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I'm trying to use message queue in Linux, is it possible to do the below

process 1 has message queue named one

producer 1 & 2 send message to one with no lock mechanism, is that ok ?

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Generally speaking it depends on what you mean by "lock", and what you mean by "queue". Strictly speaking there are CPU atomic instructions that can be used instead of spin locks or thread synchronization primitives provided by OS. –  user405725 May 15 '12 at 22:14
I mean System V or POSIX message queues –  Jack Jordan May 15 '12 at 22:20
And by lock, let's say emaphore –  Jack Jordan May 15 '12 at 22:29

1 Answer 1

up vote 1 down vote accepted

Sys V message queues provide priority, so that a particular queue recipient can be specified and can get messages "aimed" at it. With no contention. Queue readers can access any message as well depending on the mtype value in msgrcv(). POSIX message queues are a little different. Generally you can employ Sys V queues without having to worry about locking resources. Sys V semaphores queues and shared memory do have some downsides as well. Like the fact that they are kernel persistent.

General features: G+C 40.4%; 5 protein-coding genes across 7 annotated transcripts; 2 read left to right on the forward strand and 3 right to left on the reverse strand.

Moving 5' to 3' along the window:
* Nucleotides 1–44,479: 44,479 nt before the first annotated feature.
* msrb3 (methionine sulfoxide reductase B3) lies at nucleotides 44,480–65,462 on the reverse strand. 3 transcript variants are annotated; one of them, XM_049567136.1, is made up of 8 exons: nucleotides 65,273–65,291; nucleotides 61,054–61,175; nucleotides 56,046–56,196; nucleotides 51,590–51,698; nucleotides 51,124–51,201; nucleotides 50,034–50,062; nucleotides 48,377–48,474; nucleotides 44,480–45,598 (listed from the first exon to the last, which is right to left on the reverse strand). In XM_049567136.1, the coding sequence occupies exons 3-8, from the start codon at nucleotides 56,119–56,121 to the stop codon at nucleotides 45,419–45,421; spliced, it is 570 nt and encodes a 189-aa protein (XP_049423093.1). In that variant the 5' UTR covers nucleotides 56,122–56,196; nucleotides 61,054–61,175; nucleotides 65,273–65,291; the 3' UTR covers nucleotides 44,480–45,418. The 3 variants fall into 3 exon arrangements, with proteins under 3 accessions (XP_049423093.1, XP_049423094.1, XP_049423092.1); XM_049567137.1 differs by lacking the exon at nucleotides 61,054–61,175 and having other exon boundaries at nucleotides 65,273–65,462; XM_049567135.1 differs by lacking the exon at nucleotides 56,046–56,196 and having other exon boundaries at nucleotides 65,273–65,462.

Try http://beej.us/guide/bgipc/

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Thanks Jim, I think I don't need a lock with POSIX queue as well, please check this link and let me know if I'm wrong. mij.oltrelinux.com/devel/unixprg/#ipc__sockets –  Jack Jordan May 15 '12 at 23:07
Your link, as I read it, is not POSIX msg queues, but sockets. And you can code around the need for resource control on POSIX queues as well. It just that it is simpler to implement on Sys V, IMO. –  jim mcnamara May 16 '12 at 2:17
POSIX message queues are also kernel persistent. See man mq_overview under (Persistence): POSIX message queues have kernel persistence: if not removed by mq_unlink(3), a message queue will exist until the system is shut down. –  Sonny Jun 20 '12 at 2:04

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